Differential Diagnosis of Primary Hyperparathyroidism (PHPT)

  • Atypical presentations of PHPT include a spectrum of disturbances in calcium homeostasis, ranging from:
    • Symptomatic severe hypercalcemia (parathyroid crisis) to normocalcemic PHPT
  • Laboratory testing often can distinguish atypical presentations of PHPT from other diseases, such as:
    • Malignancy
    • Familial hypocalciuric hypercalcemia (FHH)
    • Secondary hyperparathyroidism
  • In PHPT and FHH:
    • The calcium and PTH levels:
      • Are usually simultaneously elevated
  • Nonparathyroid-mediated causes of hypercalcemia, including milk-alkali syndrome, granulomatous disease, and hypervitaminosis D:
    • Are associated with suppressed rather than elevated PTH concentrations
  • Malignancy:
    • PHPT and malignancy are the most common causes of hypercalcemia:
      • Accounting for more than 90% of the cases:
        • It is usually not difficult to differentiate between them
    • Malignancy is often evident clinically by the time it causes hypercalcemia:
      • Patients with hypercalcemia of malignancy have higher calcium concentrations and are more symptomatic from hypercalcemia than individuals with PHPT
      • However, it may be difficult to differentiate the two problems clinically when the presentation is less typical:
        • As an example, some patients with occult malignancy may present with mild hypercalcemia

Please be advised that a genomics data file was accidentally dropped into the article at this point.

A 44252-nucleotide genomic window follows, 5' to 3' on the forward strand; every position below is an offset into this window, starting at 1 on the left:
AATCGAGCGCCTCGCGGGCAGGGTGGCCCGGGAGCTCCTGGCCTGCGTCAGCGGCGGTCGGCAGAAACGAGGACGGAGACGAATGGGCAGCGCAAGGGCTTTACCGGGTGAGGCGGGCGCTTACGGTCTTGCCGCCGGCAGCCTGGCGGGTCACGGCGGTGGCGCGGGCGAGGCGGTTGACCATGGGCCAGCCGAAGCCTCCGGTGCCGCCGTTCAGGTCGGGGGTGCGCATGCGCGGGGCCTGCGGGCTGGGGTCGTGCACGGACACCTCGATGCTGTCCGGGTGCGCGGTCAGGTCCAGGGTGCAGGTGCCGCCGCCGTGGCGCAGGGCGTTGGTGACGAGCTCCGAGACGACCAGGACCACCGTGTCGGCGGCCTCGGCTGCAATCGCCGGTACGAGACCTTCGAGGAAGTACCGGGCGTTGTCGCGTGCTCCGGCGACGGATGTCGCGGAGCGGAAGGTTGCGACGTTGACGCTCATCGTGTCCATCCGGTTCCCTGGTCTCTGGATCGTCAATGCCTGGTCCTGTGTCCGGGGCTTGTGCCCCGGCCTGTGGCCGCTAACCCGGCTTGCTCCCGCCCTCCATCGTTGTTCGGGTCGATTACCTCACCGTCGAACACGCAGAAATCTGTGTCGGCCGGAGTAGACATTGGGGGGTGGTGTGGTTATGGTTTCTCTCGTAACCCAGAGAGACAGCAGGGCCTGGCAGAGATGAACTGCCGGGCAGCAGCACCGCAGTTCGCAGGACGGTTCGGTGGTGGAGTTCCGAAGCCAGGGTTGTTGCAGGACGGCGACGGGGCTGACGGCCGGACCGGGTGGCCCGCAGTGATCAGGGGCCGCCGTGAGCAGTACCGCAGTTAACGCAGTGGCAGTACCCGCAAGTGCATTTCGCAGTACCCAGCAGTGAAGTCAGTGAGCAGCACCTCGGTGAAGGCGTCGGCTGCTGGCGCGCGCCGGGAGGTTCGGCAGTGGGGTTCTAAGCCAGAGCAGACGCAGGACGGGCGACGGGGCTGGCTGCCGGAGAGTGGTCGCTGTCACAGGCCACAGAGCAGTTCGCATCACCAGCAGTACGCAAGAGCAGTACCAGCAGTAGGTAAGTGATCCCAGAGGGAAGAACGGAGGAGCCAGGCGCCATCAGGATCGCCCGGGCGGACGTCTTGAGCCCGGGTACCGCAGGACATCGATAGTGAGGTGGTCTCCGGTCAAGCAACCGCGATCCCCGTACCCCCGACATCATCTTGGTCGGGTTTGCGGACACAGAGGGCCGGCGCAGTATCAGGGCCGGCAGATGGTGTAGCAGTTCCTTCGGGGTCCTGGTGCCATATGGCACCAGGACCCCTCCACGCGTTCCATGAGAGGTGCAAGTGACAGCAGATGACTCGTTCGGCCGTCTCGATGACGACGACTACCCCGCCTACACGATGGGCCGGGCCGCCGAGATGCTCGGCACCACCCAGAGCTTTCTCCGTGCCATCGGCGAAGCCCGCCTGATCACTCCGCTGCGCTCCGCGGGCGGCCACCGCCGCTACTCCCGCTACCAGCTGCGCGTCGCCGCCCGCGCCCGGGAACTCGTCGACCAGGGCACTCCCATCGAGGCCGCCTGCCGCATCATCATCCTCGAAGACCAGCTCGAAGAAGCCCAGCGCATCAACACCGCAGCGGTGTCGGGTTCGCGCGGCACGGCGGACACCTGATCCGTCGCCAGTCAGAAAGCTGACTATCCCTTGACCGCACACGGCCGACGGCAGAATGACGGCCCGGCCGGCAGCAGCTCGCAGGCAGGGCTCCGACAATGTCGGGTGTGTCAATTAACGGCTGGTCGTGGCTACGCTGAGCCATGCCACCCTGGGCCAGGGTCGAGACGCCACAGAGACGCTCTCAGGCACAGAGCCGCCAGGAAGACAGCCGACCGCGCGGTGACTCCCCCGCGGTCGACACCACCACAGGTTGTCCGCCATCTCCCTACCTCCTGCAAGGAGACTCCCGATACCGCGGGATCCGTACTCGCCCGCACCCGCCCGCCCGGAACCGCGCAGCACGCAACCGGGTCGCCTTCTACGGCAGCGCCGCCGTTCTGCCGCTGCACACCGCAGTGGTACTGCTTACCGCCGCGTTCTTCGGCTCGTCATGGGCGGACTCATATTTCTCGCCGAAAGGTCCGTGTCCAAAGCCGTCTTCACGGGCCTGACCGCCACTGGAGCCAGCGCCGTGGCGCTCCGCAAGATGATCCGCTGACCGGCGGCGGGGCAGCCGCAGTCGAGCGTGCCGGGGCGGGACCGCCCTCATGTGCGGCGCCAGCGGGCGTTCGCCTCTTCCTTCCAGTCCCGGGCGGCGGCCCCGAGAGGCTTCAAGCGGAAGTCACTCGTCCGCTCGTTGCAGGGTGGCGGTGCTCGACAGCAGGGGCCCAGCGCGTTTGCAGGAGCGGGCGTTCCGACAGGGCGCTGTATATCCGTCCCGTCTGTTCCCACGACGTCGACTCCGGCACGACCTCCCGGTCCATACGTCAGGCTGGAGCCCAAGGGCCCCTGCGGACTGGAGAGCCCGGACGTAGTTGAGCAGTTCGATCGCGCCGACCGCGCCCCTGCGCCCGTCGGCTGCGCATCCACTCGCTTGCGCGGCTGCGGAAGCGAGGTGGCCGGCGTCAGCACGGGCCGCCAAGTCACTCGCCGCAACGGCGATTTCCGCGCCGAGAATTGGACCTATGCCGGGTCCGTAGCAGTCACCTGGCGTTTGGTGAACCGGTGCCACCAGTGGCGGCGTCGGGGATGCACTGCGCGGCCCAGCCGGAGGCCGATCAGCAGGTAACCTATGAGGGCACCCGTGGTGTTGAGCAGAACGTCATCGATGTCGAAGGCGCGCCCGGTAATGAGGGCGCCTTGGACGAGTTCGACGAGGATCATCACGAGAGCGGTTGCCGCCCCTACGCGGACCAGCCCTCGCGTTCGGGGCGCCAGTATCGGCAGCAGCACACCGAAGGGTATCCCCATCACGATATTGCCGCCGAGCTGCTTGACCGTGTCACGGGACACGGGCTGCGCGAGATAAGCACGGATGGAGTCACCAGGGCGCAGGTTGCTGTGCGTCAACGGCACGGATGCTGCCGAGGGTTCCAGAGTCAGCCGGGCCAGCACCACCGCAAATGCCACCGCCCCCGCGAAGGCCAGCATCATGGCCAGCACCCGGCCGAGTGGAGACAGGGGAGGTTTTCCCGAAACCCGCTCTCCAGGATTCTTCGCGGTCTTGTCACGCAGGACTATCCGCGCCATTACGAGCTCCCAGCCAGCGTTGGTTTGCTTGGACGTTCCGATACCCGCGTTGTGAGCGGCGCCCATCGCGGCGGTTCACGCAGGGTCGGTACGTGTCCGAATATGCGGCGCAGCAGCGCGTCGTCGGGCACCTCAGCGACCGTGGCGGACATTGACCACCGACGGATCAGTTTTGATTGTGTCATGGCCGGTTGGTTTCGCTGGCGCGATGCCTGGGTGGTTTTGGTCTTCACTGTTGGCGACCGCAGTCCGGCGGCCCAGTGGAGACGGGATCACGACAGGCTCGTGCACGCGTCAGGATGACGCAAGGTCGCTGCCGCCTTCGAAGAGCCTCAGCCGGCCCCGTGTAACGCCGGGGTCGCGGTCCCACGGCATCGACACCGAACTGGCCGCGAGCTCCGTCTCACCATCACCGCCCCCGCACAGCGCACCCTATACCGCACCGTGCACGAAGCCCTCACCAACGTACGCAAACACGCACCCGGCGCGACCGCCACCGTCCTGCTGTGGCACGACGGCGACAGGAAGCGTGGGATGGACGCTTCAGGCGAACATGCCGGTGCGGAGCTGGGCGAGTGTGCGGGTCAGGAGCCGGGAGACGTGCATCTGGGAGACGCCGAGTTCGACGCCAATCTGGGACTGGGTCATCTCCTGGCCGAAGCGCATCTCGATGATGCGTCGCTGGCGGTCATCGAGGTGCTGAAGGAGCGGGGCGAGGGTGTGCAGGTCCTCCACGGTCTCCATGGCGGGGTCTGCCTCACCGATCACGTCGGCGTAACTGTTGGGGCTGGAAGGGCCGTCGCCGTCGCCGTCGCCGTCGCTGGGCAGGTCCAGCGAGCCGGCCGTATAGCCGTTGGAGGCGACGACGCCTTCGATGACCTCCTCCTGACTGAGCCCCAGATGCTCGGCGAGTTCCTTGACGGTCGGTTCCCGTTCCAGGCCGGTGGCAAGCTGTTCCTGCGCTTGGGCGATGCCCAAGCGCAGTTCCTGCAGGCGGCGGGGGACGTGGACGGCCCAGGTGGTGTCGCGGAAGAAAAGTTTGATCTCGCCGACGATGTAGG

• Alternatively, patients with hyperparathyroidism can occasionally have acute onset of severe, symptomatic hypercalcemia (parathyroid crisis):
          • In these cases, measurement of intact PTH will usually distinguish the two diseases:
            • Intact PTH concentrations are generally:
              • Undetectable or very low in hypercalcemia of malignancy
              • Elevated or high-normal in PHPT
          • It is uncommon for patients with hypercalcemia of malignancy to have elevated PTH levels:
            • But this finding may occur rarely in individuals with:
              • Hypercalcemia of malignancy and concomitant PHPT or
              • In individuals with PTH-secreting tumors:
                • Which are also rare
      • Patients with parathyroid carcinomas:
        • Have severe hypercalcemia and PTH levels in the hundreds to thousands pg/mL range
  • Familial hypocalciuric hypercalcemia (FHH):
    • An autosomal dominant disorder characterized by:
      • Longstanding, mild hypercalcemia:
        • Normal or mildly elevated PTH levels
        • Low urinary calcium excretion:
          • Less than 100 mg/24 hours
    • In most cases, it is due to:
      • An inactivating mutation in the calcium-sensing receptor in the parathyroid glands and the kidneys
    • A family history of hypercalcemia:
      • Especially in young children
      • And the absence of symptoms and signs of hypercalcemia are characteristic of this disorder
    • 15% to 20% of patients with FHH:
      • May have a mildly elevated PTH concentration:
        • In these individuals, it may be difficult to distinguish asymptomatic PHPT from FHH:
          • It is important to make this distinction, however, because FHH is a benign inherited condition:
            • That typically does not require parathyroidectomy and will not be cured by it
    • The major feature that distinguishes FHH from PHPT is:
      • A low urine calcium excretion and calcium/creatinine (Ca/Cr) clearance ratio
    • In contrast, in the absence of hypovitaminosis D, most patients with PHPT have either normal or elevated urinary calcium excretion. Because the calcium-sensing receptor is a cation receptor, urinary magnesium excretion parallels calcium excretion and is therefore low in FHH, in contrast with PHPT. Measurement of urinary magnesium is not, however, recommended in the evaluation of PHPT or FHH.